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Welcoming Libraries: How Communities’ Favorite Public Institutions Are Settling New Immigrants

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If you’re listening to the presidential debates, you know immigration continues to be a hot issue in America. Foreign-born residents now constitute nearly 13% of the American population, a rate not seen since 1910. A new report from the Urban Libraries Council (ULC) entitled “Welcome, Stranger: Public Libraries Build the Global Village” reports on trends for the spread of immigration into new cities, and the role public libraries play in welcoming and settling new residents

Mail-A-Book: Making the Personal Connection

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Queens Library’s Mail-A-Book Service allows homebound customers to borrow library materials, including books and audiobooks, regular and large-print books, movies on DVD and music on CDs without leaving their homes, nursing homes, adult care centers, or assisted living facilities. Though Mail-A-Book serves all ages, its primary customer base consists of older adults. 

From Ancient Societies to the Modern Day, the Library Endures

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In this remarkable story, Stuart A.P. Murray traces the elaborate history of the library from its very beginnings in the ancient libraries of Babylon and Alexandria to some of the greatest contemporary institutions—the Royal Society of London, the Newberry Library, the Smithsonian, and many others.  Illustrated with 130 rich color photos, readers can follow the fascinating progress of the institution we now know today as the library. A rich textual and visual resource, The Library will delight patrons and library staff alike.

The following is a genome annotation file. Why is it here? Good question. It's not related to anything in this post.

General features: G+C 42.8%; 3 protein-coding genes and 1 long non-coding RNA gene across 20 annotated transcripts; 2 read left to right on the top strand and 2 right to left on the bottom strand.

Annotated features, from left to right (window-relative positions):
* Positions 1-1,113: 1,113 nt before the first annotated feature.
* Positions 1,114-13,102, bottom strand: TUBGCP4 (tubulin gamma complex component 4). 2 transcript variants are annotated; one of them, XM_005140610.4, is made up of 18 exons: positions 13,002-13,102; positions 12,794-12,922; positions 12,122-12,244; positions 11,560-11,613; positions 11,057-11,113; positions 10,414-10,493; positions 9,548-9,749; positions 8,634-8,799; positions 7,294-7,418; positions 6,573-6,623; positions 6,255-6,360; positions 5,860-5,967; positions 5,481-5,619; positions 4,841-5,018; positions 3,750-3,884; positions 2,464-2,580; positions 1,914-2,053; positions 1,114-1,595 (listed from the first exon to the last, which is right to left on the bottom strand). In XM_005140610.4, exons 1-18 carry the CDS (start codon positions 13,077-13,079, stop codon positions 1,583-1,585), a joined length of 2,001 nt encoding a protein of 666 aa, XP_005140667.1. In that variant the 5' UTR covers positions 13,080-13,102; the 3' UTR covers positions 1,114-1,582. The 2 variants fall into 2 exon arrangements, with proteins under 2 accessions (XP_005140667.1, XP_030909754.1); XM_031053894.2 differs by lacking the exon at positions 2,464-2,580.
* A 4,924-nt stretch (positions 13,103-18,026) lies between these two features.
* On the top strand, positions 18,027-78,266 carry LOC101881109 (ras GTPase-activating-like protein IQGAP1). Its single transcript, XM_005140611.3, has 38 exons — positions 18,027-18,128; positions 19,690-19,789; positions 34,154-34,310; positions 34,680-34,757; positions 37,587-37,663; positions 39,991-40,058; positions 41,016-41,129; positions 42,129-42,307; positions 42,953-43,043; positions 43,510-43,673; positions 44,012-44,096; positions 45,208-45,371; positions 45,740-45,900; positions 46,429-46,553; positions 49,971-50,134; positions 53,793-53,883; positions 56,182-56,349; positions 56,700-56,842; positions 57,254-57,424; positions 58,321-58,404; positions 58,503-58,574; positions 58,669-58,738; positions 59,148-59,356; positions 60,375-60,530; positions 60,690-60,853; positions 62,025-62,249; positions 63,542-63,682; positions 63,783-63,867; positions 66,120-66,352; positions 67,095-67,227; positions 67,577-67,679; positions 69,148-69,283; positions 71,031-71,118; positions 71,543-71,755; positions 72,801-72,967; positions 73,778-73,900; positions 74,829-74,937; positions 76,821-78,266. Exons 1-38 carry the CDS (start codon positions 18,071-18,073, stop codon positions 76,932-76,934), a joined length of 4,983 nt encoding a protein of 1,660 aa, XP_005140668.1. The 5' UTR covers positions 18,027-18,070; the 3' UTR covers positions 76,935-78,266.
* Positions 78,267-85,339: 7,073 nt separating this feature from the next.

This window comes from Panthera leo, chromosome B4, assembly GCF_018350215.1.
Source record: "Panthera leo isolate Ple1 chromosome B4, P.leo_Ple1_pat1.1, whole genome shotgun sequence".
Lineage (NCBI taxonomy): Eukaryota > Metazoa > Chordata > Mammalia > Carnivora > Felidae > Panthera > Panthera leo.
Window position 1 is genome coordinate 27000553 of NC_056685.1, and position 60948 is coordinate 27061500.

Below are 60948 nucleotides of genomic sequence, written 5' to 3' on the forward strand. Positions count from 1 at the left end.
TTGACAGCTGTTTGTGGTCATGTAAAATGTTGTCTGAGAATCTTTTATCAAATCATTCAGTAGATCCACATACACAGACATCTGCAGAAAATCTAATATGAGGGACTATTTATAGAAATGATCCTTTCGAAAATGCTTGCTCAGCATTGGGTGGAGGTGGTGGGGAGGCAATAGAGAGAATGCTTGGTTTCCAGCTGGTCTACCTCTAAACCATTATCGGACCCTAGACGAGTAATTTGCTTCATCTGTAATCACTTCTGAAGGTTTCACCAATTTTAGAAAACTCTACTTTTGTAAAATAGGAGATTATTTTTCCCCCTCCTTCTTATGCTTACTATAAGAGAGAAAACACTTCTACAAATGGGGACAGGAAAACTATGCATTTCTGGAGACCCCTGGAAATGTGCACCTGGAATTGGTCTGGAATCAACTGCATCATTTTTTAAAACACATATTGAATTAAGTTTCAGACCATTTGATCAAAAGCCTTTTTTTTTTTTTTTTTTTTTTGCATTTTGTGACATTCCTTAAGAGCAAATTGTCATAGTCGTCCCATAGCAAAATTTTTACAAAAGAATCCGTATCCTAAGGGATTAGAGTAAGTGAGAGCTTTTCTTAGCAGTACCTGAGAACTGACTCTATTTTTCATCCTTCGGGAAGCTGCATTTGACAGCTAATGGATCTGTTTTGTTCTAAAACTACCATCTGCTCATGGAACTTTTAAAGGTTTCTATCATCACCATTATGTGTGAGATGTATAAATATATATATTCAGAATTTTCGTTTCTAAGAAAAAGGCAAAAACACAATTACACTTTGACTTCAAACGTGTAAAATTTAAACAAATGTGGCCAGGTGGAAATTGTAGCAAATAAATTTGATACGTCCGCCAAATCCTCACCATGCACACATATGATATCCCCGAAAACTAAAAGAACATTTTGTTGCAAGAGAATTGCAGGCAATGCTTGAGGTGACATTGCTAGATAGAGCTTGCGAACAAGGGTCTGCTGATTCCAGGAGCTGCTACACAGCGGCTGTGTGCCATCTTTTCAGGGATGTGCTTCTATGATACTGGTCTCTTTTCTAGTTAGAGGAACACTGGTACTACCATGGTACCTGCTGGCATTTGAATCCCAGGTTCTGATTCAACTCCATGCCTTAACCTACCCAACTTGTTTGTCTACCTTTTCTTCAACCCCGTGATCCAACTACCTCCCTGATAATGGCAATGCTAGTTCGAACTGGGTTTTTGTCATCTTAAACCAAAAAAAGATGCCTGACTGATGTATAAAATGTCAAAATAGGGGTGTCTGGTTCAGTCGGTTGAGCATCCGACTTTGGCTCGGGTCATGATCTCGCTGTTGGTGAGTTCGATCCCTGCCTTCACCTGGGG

An Eye on Censorship

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Within a week very recently, two similar tales were unfolding publicly in different parts of the country.

In Mississippi, a high-schooler is holding on to her school library's copy of Ellen Wittlinger’s young adult novel Sandpiper.

In Lewiston, Maine, a parent refuses to return Robie Harris' acclaimed sex education book It's Perfectly Normal.

It's the bane of nearly every library's existence – too many books aren't returned by their due date.  There's a litany of reasons for this: forgetfulness, lack of concern or, often, sincere attachment to or interest in the publication. 

Unfortunately, there's another, more disconcerting reason some people don’t return their books.  They don't think anyone else should read them.

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